AN artificial nose that can swiftly sniff out blood poisoning bacteria has been developed by scientists.
The device can test for the bugs in just 24 hours instead of the usual 72 - a difference that could save lives.
The new device consists of a small plastic bottle with a chemical sensing array (CSA) or "artificial nose" attached to the inside.
A blood sample is injected into the bottle which is then shaken to agitate a nutrient solution and encourage bacteria to grow.
Signature odours released by the bugs change the colours of 36 pigment dots on the sensor. Different patterns of colours correspond to different bacteria strains.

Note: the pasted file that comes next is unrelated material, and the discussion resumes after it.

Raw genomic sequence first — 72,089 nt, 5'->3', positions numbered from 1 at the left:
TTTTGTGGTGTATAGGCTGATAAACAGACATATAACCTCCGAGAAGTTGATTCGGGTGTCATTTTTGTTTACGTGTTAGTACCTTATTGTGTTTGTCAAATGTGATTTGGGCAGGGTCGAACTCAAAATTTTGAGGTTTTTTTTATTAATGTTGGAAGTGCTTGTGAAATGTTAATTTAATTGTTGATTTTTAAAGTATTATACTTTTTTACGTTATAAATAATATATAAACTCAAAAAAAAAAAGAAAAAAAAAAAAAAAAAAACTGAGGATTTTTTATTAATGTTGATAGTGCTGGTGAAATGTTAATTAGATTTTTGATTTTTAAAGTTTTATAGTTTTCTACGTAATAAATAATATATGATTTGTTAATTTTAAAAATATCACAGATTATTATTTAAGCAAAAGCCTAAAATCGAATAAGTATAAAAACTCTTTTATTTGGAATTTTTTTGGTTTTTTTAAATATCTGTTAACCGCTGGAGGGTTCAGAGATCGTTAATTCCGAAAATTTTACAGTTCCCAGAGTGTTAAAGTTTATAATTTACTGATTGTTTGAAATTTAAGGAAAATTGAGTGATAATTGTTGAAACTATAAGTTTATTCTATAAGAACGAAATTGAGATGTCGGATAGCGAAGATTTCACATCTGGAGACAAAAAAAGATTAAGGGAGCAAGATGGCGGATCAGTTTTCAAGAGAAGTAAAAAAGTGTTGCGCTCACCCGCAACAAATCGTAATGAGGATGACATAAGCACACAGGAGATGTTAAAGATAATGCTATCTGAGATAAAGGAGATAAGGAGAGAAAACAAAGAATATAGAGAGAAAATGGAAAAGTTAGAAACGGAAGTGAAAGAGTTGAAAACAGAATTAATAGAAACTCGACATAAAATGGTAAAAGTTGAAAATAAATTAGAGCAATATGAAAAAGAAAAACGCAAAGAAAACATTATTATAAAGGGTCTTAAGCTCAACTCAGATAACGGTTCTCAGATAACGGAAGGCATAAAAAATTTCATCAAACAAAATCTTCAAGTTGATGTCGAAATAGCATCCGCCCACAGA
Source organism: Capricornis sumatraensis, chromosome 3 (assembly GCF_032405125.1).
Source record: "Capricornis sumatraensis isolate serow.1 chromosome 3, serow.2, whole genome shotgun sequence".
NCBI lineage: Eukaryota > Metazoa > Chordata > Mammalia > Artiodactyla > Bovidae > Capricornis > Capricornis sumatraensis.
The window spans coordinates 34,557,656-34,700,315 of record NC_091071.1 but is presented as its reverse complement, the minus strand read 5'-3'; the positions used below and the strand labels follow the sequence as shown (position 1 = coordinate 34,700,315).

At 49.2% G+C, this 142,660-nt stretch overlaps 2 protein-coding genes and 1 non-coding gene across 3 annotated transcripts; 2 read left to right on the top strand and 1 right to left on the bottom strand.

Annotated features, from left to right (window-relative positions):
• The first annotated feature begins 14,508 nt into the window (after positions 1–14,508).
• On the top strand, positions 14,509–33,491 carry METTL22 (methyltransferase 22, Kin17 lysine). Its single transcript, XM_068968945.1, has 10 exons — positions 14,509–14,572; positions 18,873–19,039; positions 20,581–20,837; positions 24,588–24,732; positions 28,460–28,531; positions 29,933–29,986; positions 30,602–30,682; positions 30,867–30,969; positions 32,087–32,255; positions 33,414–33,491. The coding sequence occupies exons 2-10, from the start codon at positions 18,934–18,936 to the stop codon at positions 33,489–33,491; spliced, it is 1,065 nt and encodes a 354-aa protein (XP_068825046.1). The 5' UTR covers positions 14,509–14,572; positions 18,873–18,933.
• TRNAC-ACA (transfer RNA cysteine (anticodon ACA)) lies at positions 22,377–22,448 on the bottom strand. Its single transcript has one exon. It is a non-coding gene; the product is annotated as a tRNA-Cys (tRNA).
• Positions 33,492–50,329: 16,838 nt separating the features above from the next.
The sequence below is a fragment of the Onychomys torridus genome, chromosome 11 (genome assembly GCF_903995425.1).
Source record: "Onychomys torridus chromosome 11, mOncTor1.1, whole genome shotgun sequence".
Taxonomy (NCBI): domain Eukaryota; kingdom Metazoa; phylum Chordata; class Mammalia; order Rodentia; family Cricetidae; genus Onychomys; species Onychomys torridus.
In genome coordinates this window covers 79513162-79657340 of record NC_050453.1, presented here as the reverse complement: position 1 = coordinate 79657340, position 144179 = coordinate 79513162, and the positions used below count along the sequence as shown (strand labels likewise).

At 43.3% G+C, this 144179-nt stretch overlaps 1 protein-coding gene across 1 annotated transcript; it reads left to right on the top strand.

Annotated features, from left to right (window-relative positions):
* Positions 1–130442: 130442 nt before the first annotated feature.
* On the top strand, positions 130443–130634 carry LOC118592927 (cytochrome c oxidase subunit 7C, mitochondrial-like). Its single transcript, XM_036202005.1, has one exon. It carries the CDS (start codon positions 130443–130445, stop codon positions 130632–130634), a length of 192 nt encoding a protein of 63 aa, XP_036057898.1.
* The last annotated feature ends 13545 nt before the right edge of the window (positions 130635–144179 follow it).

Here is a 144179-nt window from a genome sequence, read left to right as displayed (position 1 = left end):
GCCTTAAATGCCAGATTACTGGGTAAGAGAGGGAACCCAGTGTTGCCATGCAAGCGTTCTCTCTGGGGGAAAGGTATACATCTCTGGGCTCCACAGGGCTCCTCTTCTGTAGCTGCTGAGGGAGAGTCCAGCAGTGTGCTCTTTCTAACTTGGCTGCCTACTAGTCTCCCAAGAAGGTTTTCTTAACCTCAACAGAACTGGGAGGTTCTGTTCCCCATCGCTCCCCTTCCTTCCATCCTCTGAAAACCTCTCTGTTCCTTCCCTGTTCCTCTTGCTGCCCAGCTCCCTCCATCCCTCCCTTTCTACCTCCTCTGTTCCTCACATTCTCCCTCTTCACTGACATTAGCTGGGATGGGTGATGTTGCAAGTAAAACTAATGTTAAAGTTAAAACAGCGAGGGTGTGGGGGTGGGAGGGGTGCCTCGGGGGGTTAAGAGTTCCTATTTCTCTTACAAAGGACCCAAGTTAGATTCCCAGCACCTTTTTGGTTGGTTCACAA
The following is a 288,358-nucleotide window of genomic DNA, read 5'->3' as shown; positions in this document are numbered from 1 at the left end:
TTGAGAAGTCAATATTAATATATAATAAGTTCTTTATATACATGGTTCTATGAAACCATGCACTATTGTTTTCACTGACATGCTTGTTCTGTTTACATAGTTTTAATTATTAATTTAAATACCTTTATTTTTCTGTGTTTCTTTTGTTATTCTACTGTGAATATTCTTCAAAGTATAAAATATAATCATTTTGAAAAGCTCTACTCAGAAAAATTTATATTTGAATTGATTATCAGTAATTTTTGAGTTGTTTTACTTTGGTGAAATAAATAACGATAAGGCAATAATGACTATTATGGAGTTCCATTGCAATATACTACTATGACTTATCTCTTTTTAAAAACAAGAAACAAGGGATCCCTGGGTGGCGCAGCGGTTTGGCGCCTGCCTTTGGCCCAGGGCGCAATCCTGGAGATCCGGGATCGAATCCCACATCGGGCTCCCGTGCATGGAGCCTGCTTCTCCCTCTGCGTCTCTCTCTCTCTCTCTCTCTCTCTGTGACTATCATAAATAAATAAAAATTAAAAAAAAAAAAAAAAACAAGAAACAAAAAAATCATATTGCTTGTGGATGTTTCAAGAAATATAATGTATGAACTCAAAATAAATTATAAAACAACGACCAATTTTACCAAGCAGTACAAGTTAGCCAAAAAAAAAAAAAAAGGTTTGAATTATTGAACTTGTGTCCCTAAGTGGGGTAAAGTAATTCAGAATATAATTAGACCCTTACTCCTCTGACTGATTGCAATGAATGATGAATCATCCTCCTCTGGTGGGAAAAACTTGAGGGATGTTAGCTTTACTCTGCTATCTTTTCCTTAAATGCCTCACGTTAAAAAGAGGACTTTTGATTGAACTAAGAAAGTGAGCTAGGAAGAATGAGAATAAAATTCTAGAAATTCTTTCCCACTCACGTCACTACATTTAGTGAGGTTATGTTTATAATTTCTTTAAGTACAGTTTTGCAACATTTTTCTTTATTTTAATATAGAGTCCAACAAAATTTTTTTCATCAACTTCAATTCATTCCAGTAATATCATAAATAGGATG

"We have a solution to a major problem with the blood cultures that hospitals have used for more than 25 years to diagnose patients with blood-borne bacterial infections," said Dr James Carey, from the National University of Kaohsiung in Taiwan.
"Our CSA blood culture bottle can be used almost anywhere in the world for a very low cost and minimal training," said Dr Carey.
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